Last Updated: September 30, 2013
Current Program Status:
A 24-month Stand-By Arrangement (SBA) in the amount of SDR 1.146 billion (US$1.74 billion, amounting to 400 percent of Tunisia’s quota), approved by the Executive Board of the IMF on June 7, 2013.
Following the January 2011 revolution and the ensuing sharp decline in economic activity, the Tunisian economy embarked on a moderate recovery in 2012 and the first half of 2013. Fiscal space has been reduced through higher wages and subsidies and pressing investments, although public debt remains at sustainable levels. The deteriorating current account deficit—caused partly by falling demand from Europe—has been financed by sustained donor financing, FDI, and market access, which helped increase reserves (though these are still below pre-crisis level).
Widespread social and economic disparities, high unemployment, and a fragile banking sector are key challenges that need to be addressed at a time when the political transition is ongoing, domestic tensions remain high, and the international economic environment remains uncertain.
Role of the IMF
The Tunisian authorities have designed a comprehensive program to achieve short-term macroeconomic stabilization and address these challenges by fostering stronger and more inclusive growth and protecting the most vulnerable.The implementation of this home-grown stabilization and reform program, together with the IMF’s financial support, will help restore investors’ confidence and make the economy more resilient in the event of adverse economic developments. Key elements of the program strategy are to: (i) build up fiscal and external buffers with appropriate fiscal, monetary, and exchange rate policies; (ii) help to support growth by addressing critical vulnerabilities in the banking sector and by improving the investment climate through reforms of the tax and investment regimes; and (iii) strengthen social safety nets to protect the vulnerable.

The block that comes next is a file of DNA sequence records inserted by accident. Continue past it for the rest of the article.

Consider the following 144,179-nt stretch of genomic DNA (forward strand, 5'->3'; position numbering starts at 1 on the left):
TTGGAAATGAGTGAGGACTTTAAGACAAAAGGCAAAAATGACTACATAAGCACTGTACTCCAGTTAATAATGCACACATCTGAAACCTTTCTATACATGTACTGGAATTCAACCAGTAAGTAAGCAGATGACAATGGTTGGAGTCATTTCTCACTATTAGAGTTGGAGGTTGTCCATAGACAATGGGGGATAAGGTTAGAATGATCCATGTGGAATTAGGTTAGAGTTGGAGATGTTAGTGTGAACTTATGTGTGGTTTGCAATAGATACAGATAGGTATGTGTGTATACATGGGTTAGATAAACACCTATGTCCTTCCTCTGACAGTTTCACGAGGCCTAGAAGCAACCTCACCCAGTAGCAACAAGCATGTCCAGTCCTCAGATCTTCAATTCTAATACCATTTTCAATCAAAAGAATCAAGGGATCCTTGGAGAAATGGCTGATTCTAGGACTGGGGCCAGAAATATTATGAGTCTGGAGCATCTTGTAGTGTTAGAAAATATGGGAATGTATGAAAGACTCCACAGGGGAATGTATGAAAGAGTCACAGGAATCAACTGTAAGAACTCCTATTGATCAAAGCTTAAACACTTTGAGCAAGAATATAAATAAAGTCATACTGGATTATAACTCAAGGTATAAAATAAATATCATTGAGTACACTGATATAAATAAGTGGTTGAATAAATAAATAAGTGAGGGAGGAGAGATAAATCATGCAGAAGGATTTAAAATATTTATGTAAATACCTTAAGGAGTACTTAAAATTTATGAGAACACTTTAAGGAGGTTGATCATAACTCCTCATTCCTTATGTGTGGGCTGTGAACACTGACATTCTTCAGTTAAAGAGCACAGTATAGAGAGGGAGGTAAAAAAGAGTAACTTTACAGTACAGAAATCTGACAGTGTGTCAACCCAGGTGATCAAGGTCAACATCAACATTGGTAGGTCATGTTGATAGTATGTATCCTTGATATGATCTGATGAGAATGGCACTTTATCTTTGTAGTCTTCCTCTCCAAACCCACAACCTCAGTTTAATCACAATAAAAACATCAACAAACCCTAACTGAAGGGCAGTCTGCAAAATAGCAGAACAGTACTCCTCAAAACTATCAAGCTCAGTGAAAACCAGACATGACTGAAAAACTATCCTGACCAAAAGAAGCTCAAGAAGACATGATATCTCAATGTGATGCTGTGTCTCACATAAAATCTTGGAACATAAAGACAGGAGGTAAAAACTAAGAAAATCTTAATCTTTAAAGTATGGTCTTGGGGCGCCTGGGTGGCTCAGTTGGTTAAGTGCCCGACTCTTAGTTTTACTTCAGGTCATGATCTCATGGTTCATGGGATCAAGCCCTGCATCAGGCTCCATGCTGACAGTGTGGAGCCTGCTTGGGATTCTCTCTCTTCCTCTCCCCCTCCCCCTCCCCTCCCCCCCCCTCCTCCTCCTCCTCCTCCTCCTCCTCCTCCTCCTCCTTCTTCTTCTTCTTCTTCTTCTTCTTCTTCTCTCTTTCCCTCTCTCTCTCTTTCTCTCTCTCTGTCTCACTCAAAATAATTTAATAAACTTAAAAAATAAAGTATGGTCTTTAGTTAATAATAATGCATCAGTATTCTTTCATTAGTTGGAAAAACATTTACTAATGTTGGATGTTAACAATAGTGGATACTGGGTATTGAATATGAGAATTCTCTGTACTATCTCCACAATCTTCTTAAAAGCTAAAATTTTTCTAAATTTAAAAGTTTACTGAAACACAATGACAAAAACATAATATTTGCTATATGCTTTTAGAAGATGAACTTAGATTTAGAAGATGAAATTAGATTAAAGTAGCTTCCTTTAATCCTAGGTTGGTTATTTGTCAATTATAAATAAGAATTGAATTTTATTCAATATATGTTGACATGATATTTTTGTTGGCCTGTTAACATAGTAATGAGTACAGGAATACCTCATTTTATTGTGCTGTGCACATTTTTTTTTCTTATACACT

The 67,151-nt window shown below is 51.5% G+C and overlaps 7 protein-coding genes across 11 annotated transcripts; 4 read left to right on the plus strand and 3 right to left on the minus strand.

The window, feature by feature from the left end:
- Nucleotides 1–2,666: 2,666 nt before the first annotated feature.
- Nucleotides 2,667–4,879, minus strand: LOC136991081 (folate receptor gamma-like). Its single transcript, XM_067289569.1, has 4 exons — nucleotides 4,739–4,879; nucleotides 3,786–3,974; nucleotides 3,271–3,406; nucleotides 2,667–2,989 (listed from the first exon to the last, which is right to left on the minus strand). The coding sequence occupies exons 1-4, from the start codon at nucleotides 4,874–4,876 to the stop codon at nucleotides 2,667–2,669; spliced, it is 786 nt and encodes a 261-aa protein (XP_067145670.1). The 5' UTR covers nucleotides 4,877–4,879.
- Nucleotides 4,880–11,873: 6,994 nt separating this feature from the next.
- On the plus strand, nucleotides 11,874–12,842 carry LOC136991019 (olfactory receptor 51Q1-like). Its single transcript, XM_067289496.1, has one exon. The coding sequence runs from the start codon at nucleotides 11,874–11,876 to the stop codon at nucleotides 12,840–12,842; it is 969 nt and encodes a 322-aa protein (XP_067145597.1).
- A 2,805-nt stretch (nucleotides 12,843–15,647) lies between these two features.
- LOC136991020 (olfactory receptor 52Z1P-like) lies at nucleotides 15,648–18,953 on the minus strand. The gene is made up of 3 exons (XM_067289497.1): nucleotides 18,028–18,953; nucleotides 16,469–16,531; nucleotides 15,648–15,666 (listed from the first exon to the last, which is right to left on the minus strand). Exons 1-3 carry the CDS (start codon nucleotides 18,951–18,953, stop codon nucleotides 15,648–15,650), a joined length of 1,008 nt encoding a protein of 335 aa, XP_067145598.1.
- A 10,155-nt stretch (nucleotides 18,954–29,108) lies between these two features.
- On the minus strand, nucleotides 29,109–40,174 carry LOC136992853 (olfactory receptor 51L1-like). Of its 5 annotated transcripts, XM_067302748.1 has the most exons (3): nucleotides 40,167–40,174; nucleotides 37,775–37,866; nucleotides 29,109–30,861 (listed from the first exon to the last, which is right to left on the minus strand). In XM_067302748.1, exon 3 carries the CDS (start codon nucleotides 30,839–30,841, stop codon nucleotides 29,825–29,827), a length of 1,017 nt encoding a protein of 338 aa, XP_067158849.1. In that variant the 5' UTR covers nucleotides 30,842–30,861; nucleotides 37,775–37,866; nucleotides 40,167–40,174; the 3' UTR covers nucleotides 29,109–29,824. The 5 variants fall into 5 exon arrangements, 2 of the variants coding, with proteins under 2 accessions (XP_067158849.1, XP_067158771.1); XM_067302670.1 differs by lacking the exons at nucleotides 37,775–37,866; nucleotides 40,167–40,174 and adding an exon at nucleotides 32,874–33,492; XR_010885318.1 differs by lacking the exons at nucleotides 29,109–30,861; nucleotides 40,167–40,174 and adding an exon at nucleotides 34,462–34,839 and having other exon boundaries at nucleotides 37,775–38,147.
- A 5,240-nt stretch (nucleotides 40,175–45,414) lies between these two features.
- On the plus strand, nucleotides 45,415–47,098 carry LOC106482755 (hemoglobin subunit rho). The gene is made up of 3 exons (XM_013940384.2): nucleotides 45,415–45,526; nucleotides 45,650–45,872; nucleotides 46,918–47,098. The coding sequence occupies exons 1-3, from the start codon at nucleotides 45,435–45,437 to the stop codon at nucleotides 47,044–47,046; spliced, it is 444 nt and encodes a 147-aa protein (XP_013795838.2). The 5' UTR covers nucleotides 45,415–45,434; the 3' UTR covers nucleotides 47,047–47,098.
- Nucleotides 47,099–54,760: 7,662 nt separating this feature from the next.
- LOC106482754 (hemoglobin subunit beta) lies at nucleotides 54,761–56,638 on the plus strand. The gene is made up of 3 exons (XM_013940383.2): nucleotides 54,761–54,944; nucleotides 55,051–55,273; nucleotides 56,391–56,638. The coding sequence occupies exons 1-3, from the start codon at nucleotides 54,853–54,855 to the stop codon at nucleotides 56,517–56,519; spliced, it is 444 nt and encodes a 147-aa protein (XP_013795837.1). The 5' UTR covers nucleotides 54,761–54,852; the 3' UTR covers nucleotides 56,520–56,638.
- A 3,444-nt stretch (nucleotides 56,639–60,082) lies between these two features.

The IMF is also supporting Tunisia by providing technical assistance in building capacity for tax policy and revenue administration, strengthening the central bank’s supervision capacity and collateral framework, and improving the production of monetary statistics.
The Challenges Ahead
The key challenges facing the authorities are to:
- Address the vulnerabilities of the banking sector by conducting the audit of public banks, strengthening banking supervision, and aligning prudential norms with international standards.
- Achieve a better composition of public expenditures by increasing growth-supporting investments and social spending, which includes spending for social safety nets, through controlling the wage bill and reducing ill-targeted subsidies;
- Foster higher and more inclusive growth to create high-value-added jobs and reduce regional inequalities, by implementing a comprehensive structural reform agenda to promote private-sector development (including corporate tax reform and a new investment code).